We are entering a brand new Standard environment. Overpriced cards are flying off of shelves, speculation is running rampant, and Return to Ravnica looks like it will continue to raise the bar for Magic. This is a very exciting time for all the players, as Timmy, Johnny, and Spike are scouring the visual spoiler to prepare for the upcoming format.
One of the best and repeatable methods of determining future environments is to look at the removal suite of what’s being played. This is also a good tool to use if you are trying to brew. If everyone is playing Ancient Grudge in Modern, it’s probably not a good idea to show up with an Isochron Scepter deck. Of course, this method is only as good as our foresight. Just take current Standard. Who knew that Vapor Snag and Snapcaster Mage would be a thing a year ago?
So what’s not leaving Standard? I’m glad you asked.
Pillar of Flame: Because Celestial Purge is no more, this will probably be the most effective removal against zombies. Removing Geralf’s Messenger and Gravecrawler from the game is key, and with the scavenge mechanic on new Golgari cards, removing creatures from the game will be relevant. Standard is still going to have pesky 3/2 Insectile Aberrations running around. Arbor Elf and Avacyn’s Pilgrim don’t seem like bad targets either.
Bonfire of the Damned: The reigning champ of removal spells destroys creatures and eats player’s life totals. In order for it to be really powerful, you have to miracle it, and a very fast deck like Zombies can easily get around it. Creatures with undying, or those that can pump themselves like Lotleth Troll, are still going to be very good.
Barter in Blood: This card is very metagame dependent. If Lingering Souls and tokens become a deck, then this card gets a lot worse. It’s already bad enough that it has to contend with Thragtusk and zombies. However, in the right metagame, this could blow some decks out of the water. Liliana of the Veil also falls under this category.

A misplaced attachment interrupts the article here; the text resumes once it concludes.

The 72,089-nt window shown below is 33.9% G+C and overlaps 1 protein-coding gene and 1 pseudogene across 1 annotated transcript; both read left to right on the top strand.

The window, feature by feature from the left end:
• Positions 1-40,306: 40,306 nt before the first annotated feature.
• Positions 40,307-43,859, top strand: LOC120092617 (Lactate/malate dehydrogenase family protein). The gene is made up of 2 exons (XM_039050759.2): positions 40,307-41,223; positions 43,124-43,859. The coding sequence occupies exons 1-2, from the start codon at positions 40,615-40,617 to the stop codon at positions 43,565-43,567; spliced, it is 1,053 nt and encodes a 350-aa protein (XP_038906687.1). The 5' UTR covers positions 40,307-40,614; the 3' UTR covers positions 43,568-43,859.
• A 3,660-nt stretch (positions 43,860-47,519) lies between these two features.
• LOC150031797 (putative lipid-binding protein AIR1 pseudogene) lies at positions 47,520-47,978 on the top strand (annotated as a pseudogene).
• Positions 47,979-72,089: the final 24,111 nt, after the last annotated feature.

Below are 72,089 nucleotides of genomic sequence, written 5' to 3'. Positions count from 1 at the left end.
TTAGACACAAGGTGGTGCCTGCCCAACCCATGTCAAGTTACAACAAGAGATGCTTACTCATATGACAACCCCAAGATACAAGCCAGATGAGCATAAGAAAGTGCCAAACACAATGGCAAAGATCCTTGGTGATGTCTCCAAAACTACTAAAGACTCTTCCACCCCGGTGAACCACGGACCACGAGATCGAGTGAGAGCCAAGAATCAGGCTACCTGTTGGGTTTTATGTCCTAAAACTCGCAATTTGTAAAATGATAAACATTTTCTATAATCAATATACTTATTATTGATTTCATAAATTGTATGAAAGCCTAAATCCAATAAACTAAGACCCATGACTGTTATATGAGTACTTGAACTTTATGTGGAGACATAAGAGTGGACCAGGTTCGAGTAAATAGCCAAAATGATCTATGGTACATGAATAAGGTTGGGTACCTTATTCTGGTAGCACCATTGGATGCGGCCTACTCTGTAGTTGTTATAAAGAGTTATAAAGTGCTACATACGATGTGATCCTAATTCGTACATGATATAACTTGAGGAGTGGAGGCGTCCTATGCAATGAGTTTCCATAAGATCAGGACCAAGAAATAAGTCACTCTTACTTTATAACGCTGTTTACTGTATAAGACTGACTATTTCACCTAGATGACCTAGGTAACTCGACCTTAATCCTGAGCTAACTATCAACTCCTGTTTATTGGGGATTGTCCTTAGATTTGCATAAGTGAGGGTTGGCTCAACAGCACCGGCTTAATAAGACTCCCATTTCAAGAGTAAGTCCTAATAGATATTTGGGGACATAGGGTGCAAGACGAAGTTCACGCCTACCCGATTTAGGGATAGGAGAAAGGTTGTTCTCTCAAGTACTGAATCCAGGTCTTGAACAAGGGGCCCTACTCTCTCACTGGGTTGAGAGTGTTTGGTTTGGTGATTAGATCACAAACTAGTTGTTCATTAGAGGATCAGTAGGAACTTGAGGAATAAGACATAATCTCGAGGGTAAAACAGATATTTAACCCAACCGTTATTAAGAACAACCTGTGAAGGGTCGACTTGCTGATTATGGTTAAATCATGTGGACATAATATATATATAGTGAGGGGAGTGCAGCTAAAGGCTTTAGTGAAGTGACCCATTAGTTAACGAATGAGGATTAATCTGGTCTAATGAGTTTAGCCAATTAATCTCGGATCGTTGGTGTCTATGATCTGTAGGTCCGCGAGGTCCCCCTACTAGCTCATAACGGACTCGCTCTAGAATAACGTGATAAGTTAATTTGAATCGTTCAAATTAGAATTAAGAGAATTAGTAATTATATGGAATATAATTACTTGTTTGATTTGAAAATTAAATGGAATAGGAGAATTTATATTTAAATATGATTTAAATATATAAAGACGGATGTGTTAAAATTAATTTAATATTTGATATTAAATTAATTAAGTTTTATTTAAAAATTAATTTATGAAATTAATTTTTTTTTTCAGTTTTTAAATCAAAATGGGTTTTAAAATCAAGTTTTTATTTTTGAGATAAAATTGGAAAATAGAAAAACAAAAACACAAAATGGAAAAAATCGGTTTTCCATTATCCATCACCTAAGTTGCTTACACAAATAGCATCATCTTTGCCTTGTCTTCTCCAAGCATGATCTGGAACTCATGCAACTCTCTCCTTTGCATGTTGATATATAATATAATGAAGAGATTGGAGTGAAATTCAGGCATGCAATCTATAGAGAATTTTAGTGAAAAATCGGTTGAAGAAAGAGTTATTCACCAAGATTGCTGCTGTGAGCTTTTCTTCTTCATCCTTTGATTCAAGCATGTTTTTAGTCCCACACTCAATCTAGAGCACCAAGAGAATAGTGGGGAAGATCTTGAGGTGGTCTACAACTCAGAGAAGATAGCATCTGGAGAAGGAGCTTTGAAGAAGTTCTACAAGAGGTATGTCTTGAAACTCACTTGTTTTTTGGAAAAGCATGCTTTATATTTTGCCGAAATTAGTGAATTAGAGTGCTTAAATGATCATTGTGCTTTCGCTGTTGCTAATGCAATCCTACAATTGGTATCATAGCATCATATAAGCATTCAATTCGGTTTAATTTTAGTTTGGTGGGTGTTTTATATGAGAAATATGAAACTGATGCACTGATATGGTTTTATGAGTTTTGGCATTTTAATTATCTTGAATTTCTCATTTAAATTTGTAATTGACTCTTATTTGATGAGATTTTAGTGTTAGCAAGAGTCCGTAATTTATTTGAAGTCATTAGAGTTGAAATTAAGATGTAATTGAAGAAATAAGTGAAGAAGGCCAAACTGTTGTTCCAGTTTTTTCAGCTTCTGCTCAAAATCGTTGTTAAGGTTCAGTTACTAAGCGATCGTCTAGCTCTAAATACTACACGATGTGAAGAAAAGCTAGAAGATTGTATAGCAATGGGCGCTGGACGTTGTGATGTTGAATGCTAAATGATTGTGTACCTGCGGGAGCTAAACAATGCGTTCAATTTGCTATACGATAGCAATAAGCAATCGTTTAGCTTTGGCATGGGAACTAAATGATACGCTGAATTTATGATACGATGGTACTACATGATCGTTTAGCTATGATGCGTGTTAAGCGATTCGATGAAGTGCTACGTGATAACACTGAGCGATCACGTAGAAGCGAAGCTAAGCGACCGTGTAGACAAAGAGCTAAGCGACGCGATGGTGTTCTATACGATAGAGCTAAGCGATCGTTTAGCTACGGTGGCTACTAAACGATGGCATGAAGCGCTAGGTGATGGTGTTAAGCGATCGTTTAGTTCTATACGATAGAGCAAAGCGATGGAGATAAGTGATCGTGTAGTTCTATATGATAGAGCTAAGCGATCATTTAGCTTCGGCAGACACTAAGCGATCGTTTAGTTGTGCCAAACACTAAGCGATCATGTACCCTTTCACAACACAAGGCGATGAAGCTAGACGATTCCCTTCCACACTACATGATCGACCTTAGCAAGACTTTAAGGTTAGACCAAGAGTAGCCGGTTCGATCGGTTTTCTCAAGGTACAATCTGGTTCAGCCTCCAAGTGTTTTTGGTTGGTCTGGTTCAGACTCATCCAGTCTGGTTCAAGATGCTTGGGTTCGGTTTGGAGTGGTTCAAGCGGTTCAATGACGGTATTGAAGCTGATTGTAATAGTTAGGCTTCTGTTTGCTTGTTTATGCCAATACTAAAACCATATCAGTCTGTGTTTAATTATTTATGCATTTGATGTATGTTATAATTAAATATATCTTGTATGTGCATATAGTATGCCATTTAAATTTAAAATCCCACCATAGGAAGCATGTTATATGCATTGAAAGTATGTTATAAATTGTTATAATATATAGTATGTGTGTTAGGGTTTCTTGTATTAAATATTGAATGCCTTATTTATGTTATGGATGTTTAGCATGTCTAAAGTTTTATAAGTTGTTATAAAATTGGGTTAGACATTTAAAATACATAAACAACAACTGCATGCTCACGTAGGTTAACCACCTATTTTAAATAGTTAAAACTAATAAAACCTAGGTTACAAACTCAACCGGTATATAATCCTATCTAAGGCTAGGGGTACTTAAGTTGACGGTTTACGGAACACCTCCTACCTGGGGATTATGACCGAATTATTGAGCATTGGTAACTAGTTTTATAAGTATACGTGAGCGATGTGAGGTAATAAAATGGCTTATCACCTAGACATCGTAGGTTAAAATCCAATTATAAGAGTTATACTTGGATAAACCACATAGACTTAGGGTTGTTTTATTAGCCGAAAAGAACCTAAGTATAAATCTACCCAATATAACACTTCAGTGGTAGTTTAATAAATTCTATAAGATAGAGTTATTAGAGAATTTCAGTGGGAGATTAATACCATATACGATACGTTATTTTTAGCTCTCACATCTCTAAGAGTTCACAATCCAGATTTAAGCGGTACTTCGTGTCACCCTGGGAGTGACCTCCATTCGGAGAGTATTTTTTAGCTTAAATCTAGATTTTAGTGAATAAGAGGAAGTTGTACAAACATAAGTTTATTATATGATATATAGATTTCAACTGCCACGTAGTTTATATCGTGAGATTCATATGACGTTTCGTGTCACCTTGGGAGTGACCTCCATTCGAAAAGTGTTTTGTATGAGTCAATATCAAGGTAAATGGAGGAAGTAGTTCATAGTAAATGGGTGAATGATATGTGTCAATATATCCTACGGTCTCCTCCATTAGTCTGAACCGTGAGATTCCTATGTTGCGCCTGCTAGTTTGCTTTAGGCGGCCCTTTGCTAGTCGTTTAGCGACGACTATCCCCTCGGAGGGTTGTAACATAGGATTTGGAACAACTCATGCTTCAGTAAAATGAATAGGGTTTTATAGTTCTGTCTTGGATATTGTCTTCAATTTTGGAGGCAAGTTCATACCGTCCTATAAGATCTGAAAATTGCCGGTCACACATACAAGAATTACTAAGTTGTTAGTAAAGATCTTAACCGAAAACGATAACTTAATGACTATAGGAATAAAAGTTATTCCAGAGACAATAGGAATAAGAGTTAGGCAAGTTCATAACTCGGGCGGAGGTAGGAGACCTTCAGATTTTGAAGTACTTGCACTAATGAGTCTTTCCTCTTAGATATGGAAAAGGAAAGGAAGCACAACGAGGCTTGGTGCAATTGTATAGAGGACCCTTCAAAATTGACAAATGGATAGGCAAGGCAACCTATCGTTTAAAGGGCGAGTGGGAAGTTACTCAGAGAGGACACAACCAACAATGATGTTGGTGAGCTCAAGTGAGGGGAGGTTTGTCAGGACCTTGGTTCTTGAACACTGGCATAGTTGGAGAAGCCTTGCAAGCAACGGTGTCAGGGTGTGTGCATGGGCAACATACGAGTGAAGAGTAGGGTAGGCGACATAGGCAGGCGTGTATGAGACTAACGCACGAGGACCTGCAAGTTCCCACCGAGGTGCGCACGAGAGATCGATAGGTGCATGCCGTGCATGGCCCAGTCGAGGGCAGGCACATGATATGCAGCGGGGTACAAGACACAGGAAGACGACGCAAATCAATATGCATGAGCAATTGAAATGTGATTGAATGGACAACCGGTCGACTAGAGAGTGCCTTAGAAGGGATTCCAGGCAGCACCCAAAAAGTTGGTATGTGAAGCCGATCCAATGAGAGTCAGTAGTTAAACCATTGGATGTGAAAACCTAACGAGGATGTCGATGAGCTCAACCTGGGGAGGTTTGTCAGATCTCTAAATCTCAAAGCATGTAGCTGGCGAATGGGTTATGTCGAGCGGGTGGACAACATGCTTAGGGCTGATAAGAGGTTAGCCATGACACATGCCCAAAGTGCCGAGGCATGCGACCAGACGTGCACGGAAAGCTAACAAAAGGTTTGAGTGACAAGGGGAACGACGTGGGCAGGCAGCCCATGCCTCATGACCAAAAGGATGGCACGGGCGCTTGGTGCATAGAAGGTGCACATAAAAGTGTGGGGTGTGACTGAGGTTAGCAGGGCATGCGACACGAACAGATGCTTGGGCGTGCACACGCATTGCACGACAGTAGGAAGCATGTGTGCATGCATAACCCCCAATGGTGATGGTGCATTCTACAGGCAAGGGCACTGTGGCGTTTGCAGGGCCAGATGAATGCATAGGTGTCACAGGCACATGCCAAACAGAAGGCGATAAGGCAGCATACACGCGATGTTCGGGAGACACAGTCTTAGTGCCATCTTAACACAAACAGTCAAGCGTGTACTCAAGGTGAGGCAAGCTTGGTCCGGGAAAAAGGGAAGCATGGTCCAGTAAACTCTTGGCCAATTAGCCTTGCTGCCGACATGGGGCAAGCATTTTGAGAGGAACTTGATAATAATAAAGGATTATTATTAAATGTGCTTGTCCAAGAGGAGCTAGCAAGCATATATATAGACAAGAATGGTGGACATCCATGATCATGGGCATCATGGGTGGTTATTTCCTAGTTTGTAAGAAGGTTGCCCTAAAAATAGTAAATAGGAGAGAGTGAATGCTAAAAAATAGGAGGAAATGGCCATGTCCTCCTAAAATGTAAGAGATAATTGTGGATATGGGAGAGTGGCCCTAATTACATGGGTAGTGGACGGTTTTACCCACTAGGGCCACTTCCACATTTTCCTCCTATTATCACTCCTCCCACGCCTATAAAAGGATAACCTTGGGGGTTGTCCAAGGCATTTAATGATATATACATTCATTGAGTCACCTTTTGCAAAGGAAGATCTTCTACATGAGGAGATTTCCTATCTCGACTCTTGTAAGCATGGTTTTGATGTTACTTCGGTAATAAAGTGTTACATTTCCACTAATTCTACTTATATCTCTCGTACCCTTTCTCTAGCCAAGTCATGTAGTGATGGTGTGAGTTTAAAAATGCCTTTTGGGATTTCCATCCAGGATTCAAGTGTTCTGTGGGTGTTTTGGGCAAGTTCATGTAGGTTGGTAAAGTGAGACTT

Mutilate: Mono Swamp control will be a deck, for sure. What that looks like is beyond me. I imagine they will have either have Nicol Bolas, Planeswalker or Vraska, the Unseen, because blowing up permanents is always impressive. Desecration Demon is looking to be quite the finisher.
Murder: No one is playing this card, but maybe a three-mana creature kill card will be playable…
Tragic Slip: Let’s just list the one-toughness creatures that we know we can kill: Thalia, Garden of Thraben, Avacyn’s Pilgrim, Arbor Elf, Champion of the Parish, Delver of Secrets, Blood Artist, Stromkirk Noble, Gravecrawler, Snapcaster Mage, Dryad Militant, Rakdos Shred-Freak, Fencing Ace and Lyev Skynight.
Certainly impressive. But in order to get a better grasp at new Standard, let’s look at Return to Ravnica’s removal.
Dreadbore: This card kills everything except for Falkenrath Aristocrat, Geist of Saint Traft and Lotleth Troll, unless you get lucky. Anything with undying happens to do quite well here too. The card is sorcery speed, so I doubt it gets played as a four-of in most decks. However, we can either build our deck around one of the above creatures, or we can simply accept the fact that our dudes are going to get bored.
Abrupt Decay: This card is the nuts, and short of Ground Seal, Crypt Creeper or Tormod’s Crypt, this card plus Snapcaster Mage is a real thing for the next year. Unfortunately, there’s not a whole lot we can do about it besides expecting things to blow up or playing fatty boom-booms.
Izzet Charm: Pillar of Flame’s little brother, I expect the Negate and Faithless Looting aspects come in handy more often, but two damage for two mana isn’t that terrible and will come in handy in a pinch.
Selesnya Charm: Possibly my favorite new removal spell. A lot of creatures have five power, including Thragtusk, a pumped Falkenrath Aristocrat, Thundermaw Hellkite and Desecrator Demon. This card plus Snapcaster Mage will make most decks think twice about packing giant monsters, or at the very least, making their creatures giant.
Supreme Verdict: Again, not much you can do about this one. Undying, regenerating and indestructible creatures will rule against this.
Auger Spree: Although this card isn’t giant and splashy, minus-4 to toughness is nothing to sneeze at. It’s fairly metagame dependent, but this is the kind of card that gets better as decks become more defined and threats are more easily identifiable.
Detention Sphere: The better Oblivion Ring, this card will be blowing people out of the water until they learn to play around it. Getting rid of multiple copies of whatever is bothering you can’t be overlooked, and I imagine Detention Sphere will be one of the premier removal spells for a long while.